Why so much financial aid for the wealthy?

By Joe Katz

It would be an easily made mistake to dismiss the Commission on the Future of Higher Education’s September 19th report as irrelevant to the U of C. For the most part, the high standards of the U of C and other schools in our peer group are not representative of the “equal parts meritocracy and mediocrity.”

Unfortunately, the commission paid particular attention to one area in which the University of Chicago does receive its share of complaints: financial aid.

The cost of attendance for non-commuter students during this academic year will be a minimum of $45,000, and first-years living on campus will pay more than $48,000. Even for a top-tier school, Chicago is pricey. At the same time, while our earnings from the Total Return Investment Pool may be the envy of most universities, they are famously meager compared to the schools that we compete with to fill out our freshman classes. Our ability to offer aid is comparatively limited.

With more than $4 billion endowment, the so-called Spellings Commission’s concerns about spiraling costs making it flat-out impossible for students to successfully earn a degree are less of a worry here. What is troubling is the extent to which U of C students are prevented from receiving the full value of their education by the effort necessary to pay for it.

The sheer number of hours required by the demands of both a full course load and a job is truly intimidating. Especially in the peak periods of midterms and finals week, time spent on the job can force undergrads to stay up even later in the night than is already required, affecting the quality of their class work. Employment can also limit the ability of students to take advantage of the many opportunities that this campus advertises, be they extensive involvement in extracurricular activities or simply going downtown on Friday and Saturday nights.

Furthermore, the specter of debt hanging over the stage at commencement has obvious and pervasive costs for the quality of life of our students. Its consequences are myriad, touching on everything from the ability to accept a low-paying internship in a field relevant to future career goals to the very nature of those goals themselves.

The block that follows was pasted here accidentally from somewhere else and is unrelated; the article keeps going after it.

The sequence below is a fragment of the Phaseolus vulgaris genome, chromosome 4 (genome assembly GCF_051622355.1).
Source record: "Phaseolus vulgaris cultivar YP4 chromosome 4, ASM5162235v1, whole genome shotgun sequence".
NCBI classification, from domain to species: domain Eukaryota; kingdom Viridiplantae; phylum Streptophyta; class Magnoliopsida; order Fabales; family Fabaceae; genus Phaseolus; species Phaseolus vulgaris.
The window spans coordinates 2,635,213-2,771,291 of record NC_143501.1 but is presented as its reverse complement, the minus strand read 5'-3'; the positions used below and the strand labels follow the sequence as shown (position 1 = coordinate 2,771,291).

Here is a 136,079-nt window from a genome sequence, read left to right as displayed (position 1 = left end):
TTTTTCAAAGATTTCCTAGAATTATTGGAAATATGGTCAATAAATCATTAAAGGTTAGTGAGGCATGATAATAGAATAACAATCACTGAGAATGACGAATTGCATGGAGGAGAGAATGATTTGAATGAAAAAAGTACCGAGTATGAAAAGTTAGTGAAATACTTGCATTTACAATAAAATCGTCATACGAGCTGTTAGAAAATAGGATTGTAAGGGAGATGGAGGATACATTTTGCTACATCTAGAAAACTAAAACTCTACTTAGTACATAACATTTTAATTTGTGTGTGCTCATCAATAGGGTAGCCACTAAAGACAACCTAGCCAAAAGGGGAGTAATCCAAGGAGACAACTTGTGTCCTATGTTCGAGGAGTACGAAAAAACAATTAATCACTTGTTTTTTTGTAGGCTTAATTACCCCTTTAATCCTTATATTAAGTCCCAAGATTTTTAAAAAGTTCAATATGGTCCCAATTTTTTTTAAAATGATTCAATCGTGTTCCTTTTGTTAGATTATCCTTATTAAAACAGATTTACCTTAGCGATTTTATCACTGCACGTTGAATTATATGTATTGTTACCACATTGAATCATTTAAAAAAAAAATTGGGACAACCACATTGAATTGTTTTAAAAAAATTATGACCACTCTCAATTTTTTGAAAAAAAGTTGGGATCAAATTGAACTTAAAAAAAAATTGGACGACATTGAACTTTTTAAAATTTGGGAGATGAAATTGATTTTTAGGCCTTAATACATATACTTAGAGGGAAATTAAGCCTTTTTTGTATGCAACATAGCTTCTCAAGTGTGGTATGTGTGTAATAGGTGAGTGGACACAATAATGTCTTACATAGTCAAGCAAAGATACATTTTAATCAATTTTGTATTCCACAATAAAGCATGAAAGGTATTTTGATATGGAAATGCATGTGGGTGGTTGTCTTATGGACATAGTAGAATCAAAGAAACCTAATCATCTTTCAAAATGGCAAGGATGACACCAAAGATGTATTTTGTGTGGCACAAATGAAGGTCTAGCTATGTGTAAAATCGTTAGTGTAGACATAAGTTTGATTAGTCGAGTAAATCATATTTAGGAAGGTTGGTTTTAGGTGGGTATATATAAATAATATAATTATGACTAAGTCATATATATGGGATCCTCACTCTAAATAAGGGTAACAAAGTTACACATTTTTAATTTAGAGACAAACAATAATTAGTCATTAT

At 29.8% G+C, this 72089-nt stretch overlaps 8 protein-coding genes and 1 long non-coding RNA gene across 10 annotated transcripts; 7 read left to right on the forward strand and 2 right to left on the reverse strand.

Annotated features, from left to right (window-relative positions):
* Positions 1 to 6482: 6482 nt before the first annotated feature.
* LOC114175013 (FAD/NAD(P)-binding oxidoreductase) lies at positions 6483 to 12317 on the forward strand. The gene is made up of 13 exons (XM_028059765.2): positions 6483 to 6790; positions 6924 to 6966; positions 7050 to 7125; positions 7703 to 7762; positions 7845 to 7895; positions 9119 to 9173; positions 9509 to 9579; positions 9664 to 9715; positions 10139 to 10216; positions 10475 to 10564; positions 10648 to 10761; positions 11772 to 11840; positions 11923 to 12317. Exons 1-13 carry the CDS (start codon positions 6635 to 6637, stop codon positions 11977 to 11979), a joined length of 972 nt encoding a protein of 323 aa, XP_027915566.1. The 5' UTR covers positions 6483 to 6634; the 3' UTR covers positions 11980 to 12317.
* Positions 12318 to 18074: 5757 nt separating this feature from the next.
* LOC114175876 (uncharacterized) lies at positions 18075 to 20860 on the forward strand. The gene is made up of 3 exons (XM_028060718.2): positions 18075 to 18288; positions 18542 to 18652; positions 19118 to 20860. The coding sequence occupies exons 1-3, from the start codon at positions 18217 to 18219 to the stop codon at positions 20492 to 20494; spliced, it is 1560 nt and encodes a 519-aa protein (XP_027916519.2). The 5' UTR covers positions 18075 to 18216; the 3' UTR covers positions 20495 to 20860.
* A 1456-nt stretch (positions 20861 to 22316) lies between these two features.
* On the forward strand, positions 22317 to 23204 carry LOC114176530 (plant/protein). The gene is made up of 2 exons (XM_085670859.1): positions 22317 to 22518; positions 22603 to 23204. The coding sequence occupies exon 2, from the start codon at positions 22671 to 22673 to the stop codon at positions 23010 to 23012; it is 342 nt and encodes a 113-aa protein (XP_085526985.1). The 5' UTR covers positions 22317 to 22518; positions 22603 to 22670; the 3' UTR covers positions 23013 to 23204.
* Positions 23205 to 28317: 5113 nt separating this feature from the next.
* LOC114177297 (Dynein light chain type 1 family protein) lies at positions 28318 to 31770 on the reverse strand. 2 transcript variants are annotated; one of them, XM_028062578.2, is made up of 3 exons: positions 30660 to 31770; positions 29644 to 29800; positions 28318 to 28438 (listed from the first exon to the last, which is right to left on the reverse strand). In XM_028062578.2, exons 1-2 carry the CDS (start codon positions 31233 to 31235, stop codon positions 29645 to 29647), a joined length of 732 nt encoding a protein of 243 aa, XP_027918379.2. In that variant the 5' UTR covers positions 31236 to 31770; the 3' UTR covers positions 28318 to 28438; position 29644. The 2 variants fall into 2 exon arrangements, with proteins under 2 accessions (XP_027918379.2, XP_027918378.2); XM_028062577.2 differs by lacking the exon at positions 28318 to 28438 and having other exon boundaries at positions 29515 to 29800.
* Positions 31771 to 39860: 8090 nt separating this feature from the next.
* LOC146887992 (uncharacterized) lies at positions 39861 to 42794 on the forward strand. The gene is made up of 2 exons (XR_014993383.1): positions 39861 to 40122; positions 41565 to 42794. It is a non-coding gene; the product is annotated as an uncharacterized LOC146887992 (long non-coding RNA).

While there is nothing automatically detrimental about working your way through college, there is a point where it’s adding gratuitous stress to an already stressful environment. The University of Chicago is meant to stimulate intellectual and personal growth. It’s not impossible to attain that ideal while still fulfilling your financial responsibilities, but it is harder than it has to beyand creates a sharp division between those who are more and less responsible for funding their own college educations.

Realistically, some of these issues are insoluble facts of life, and some are in fact a vital part of U of C students’ education on how to survive in the world beyond 55th Street. But they also compose a vital part of the process of the poor getting poorer, at the expense of a richer and more diverse college experience for us all. Anything that can be done to alleviate these burdens would be extremely beneficial to the entire University.

Given that the recommendations of the report are not geared toward universities with our particular challenges, some creative thinking at the institutional level will be required to address them. The Department of Education seems likely to shorten and simplify the FAFSA form as advised by the report, and making the application process easier is, without a doubt, an important place to start.

But it’s just not enough.

Columbia University, which has similar financial constraints as the U of C, unlike the bloated endowments Harvard and Princeton boast, recently announced that it will replace student loans with grants for students from families making less than $50,000 per year. While there may well be a reason not to follow Columbia’s lead, we should be clear about why. According to the Office of College Aid, more than $3.3 million was awarded to freshmen in the class of 2009 who come from families making more than $99,000 annually. It’s worth examining whether the added marginal benefit of each dollar would be increased by redistributing some or even all of that funding to those earning less.

More study is required to say definitively that any of these ideas will make it easier for students from lower-income families to attend the U of C or that they are what will best suit our situation. But the controversy over the Spellings Commission’s conclusion will almost certainly put higher education reform on the agenda when the 110th Congress is gaveled into session this January. With our long tradition of innovation in education, the time is ripe for the U of C to search for some solutions of its own. We need to begin working toward a first step.